As for next year’s raffle, the museum has already completed another 1947 Harley-Davidson Knucklehead to be given away next November. "Although the same year as the 2009 machine, we feel this is one of our best raffle bikes yet," said museum curator Dale Walksler. The bike has many great period and original features, including leather saddlebags, special Hanson Sportshield roll-up windshield, plenty of chrome, and an awesome "period" red and black scalloped paint scheme. To order tickets, visit the museum’s website at www.WheelsThroughTime.com

Good Morning America Segment on Motorcycling the Mountains to Air Sunday, Nov 15, 2009

See the segment on Good Morning America’s website, here!!!

This past Monday, November 9, 2009, Good Morning America weekend anchor, Bill Weir, made his way to the mountains of Western North Carolina to ride the famed "Dragon" aboard the new Indian motorcycle for a 6 minute segment for one of America’s number one morning news and talk shows. Focusing on Western North Carolina as one of the premier motorcycle destinations in the country, the segment will air during Good Morning America’s weekend broadcast on Sunday, November 15.

"The Dragon", a stretch of U.S. Highway 129 from North Carolina to Tennessee which contains over 318 curves in 11 miles, is renowned as one of the area’s premier motorcycling roads and plays host to hundreds of thousands of riders annually.

During the segment, Weir met with several representatives from the new Indian Motorcycle Company, and took a ride on the challenging stretch of Hwy 129 aboard the newest incarnation of America’s first motorcycle brand. Located in Kings Mountain, NC, the Indian Motorcycle Company is the newest of few America motorcycle companies and has been developing the re-emergence of the brand since 2005.

Wheels Through Time Museum curator, Dale Walksler, of Maggie Valley, NC was also along for the shoot, to highlight a bit of history on the Indian Motorcycle, and to join the ride aboard one of the museum’s 300+ vintage motorcycles. "It was an honor to play a role in this weeks Good Morning America shoot," said Walksler. "Anything that we can do to bring more tourism to the mountains is a win for everyone, and GMA choosing to highlight motorcycle tourism brings some of our area’s best offerings to one of our largest demographics."

For more information on Good Morning America’s shoot at "The Dragon", visit the museum’s website at www.WheelsThroughTime.com.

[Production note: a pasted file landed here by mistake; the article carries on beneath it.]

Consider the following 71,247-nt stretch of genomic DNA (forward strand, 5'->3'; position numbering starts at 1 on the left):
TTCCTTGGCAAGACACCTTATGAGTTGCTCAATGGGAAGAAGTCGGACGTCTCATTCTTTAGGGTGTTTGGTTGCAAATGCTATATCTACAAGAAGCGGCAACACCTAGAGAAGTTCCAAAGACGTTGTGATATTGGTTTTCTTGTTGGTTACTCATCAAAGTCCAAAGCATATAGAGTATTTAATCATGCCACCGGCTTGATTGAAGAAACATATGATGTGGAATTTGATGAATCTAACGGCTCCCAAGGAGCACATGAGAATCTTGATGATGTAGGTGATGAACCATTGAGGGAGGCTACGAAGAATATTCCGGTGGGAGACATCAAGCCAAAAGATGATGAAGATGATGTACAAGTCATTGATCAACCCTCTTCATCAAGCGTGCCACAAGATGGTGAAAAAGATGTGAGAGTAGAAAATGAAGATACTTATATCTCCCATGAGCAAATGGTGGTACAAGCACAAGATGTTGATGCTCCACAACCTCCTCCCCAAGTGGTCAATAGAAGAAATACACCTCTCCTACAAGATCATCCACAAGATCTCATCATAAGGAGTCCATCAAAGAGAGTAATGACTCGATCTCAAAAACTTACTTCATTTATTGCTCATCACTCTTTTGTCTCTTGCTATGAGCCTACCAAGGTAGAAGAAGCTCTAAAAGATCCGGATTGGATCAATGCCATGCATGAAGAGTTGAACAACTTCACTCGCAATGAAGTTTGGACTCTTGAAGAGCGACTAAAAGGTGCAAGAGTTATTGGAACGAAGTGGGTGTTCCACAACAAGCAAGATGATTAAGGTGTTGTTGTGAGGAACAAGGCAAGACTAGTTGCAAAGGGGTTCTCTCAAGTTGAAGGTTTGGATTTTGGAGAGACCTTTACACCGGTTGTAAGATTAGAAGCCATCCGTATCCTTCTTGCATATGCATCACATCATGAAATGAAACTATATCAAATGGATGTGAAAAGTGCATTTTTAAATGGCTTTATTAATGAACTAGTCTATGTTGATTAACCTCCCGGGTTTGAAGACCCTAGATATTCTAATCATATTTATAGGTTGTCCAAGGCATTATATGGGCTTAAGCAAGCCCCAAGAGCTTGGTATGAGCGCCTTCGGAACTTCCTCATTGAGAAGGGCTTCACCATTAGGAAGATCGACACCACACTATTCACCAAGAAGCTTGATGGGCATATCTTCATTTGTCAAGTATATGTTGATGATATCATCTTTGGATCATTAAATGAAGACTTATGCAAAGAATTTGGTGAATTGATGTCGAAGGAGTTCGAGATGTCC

(Photo from www.US129Photos.com)

Wheels Through Time To Participate In Good Morning America NC Shoot!

This coming Monday, November 9, 2009, the Wheels Through Time Museum will be participating in a special broadcast with Good Morning America, as the show’s co-host Bill Weir travels to the mountains of Western North Carolina to ride the famed "Tail of the Dragon" aboard the new incarnation of the Indian Motorcycle.

Good Morning America is an Emmy Award winning morning news and talk show produced live from Time Square in New York City by ABC. On the air since 1975, the Good Morning America has become among the top viewed shows in morning television, and features a variety of programming on news, weather, talk, and special-interest stories. Hosted by Diane Sawyer and Robin Roberts, the two-hour show continues to bring its viewers the newest and most up-to-date information and news from around the globe.

The shows weekend anchor, Bill Weir will be on hand in Western North Carolina to highlight the revival of the Indian Motorcycle Company, one of the first motorcycle/automotive manufacturers in the country. Weir joined ABC news in 2004, and since has travelled the planet to uncover breaking news and global trends. He was among the first reporters on the scene during Hurricane Katrina, and was the lead reporter in ABC’s coverage of the war in Iraq. He’s also anchored numerous space shuttle launches since joining the network. In the U.S., Weir’s reporting usually focuses on innovative ways to solve many of America’s biggest problems.

Weir’s segment for good morning America will showcase the reincarnation of the new Indian Motorcycle Company. As America’s automotive and motorcycle industries continue to struggle and border economic failure, it comes as no surprise that Weir has chosen to cover the resurgence of such an iconic American manufacturer in an industry with such a loyal following.

As America’s first motorcycle company, Indian began producing motorcycles in 1901, and paved the way early on for many other American motorcycle manufacturers to flourish during the earliest part of the 20th century. Once our country’s largest motorcycle producer, the Indian motorcycle company became defunct shortly after World War II. Despite several attempts to revive the company over the next 50 years, the American public would have to wait until 2009 to rejoin the loyal following of the once iconic brand.

The new Indian Motorcycle Company, located in Kings Mountain, North Carolina is the brainchild of the company’s chairman Stephen Julius. After buying the company in 2004, Julius unleashed his plans to bring a high-quality, engineered Indian motorcycle back to the market. The company has poured millions into research and development of these new machines, and promises to provide the American public with a motorcycle that fits their needs.

Julius has a reputation for bringing once famous brands back to their former glory. Managing partner for the private equity firm, Stellican Limited, Julius has also resurrected such brands as the American "Chris-Craft" boats and the Italian yacht company, "Riva". "Great brands, if you do the right things with them, if you manage to fulfill a promise to the brand by creating a beautiful product, then the brand equity will come flooding to the surface very, very quickly," says Julius.